David Byrne burns it down at the Gentilly Stage at Jazz Fest
By Doug MacCash
Ask anyone: Former Talking Heads frontman David Byrne's show on the first Sunday (April 29) of Jazz Fest was a trip.
Byrne became the focus of popular attention in the early 1980s beside Peter Gabriel, Laurie Anderson, Sting and a few other artists/musicians who blended unemotional personas with poetic lyrics to help wrestle the world out of the clutches of disco.
Byrne could seem utterly cool or, like his contemporary Elvis Costello, a nerd who somehow accidentally stumbled into rock stardom. People who listened to Byrne dabbled in sushi, drank Stolichnaya with cranberry juice and loved the movie "Dune." Lots of them went to art school.
Older versions of those same people were thrilled Sunday when Byrne appeared onstage, took a seat at a small table and began calmly pointing out the regions of the human brain on a pink plastic facsimile as he sang a song titled, "Here." He was, as always, a weird, hip, cunning version of Mr. Rogers.
Byrne fans were also thrilled when he was joined by 10 musicians, who were rigged with portable instruments and wireless mics, so they could travel freely and join him in stiff, robotic choreography.
Naturally, everyone in the ensemble wore identical pale gray suits (imagine something in the austerity continuum between Pierre Cardin and Devo). All wore pale brown shoes, except for Byrne, who was inexplicably barefoot. (He should be careful appearing without shoes and socks. When Paul McCartney did that, a generation of Beatle freaks thought he'd mysteriously died).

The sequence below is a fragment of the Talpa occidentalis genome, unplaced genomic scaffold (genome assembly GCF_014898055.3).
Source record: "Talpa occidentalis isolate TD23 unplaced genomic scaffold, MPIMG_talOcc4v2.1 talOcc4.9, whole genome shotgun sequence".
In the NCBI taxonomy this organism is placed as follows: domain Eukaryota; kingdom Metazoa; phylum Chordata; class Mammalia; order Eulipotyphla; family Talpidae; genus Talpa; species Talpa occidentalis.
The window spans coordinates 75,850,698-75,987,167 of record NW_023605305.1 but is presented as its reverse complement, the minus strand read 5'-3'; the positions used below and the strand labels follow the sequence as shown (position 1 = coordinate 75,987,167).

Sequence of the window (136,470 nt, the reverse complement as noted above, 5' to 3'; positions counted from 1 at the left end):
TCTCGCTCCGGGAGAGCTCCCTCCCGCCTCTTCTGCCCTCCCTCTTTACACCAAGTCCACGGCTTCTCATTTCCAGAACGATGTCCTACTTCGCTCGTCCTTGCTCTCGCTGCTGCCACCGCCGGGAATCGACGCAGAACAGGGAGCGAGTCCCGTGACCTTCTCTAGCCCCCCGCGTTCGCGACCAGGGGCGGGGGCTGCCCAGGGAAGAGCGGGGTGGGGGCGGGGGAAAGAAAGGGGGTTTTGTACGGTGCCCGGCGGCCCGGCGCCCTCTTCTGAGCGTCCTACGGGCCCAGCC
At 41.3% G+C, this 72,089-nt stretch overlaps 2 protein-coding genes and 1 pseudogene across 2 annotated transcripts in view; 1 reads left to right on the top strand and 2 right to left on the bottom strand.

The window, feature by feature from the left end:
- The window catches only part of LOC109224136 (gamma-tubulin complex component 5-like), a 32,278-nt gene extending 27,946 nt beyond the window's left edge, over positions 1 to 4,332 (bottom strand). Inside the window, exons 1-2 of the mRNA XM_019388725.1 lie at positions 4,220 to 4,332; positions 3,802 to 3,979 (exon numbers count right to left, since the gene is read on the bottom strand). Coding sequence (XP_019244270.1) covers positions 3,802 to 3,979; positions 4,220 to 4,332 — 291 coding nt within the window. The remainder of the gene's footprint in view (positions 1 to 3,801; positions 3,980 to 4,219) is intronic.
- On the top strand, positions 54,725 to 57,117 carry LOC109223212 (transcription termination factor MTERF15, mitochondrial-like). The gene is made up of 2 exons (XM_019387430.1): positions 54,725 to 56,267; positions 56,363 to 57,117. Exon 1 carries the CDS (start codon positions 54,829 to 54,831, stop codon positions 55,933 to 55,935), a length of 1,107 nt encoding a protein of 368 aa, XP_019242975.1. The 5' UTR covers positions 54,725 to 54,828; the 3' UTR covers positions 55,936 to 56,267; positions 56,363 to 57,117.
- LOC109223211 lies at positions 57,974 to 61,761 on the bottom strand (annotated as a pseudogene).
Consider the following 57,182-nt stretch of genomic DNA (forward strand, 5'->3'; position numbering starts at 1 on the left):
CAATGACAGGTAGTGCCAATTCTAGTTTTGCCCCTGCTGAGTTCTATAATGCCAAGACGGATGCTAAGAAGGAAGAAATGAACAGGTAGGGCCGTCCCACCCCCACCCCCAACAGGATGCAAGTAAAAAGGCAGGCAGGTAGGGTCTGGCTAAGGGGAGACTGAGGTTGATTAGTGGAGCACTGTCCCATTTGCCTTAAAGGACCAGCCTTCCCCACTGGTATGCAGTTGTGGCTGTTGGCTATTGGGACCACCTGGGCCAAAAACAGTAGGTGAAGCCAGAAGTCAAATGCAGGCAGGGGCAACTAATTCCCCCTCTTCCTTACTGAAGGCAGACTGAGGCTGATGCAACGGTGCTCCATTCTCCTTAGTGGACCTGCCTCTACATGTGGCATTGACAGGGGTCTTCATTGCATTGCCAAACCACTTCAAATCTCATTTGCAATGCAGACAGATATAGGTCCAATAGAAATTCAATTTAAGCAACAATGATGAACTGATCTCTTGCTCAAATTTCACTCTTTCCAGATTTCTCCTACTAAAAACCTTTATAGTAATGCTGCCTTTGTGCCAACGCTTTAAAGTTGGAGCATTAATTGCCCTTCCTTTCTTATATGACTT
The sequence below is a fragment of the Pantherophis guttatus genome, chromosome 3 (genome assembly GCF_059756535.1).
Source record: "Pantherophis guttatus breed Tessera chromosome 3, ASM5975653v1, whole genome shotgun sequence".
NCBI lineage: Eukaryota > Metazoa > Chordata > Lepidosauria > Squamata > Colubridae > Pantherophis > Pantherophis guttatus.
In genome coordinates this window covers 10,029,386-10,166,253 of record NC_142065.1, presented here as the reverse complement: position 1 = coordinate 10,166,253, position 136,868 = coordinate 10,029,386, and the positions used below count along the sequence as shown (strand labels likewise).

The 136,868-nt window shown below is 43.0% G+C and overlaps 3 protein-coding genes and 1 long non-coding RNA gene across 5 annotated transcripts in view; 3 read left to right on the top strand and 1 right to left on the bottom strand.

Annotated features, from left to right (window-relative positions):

Byrne calculatedly added a few compelling new compositions and collaborations to his setlist amidst the crowd-pleasing Talking Heads tunes his fans pined to hear, such as "Slippery People," "This Must Be the Place" (my personal fave, not that you asked) and "Burning Down the House." All songs were executed with surgical precision, crystalline clarity and controlled verve (we're talking about David Byrne after all).
He closed the show politically with a rendition of Janelle Monae's "Hell You Talmbout," which included the recital of the names of victims of police violence.
Considering the snappy new songs, the radical free-range band, Byrne's obvious fitness and the overt activism at the end, the show didn't have the nostalgic feel of some of the Jazz Fest headline acts this year, despite the fact that Byrne is a silver-haired 65 year-old.
Note: I once got to talk about conceptual art with David Byrne for about a half-hour while he drank a Sapporo (feel free to be envious).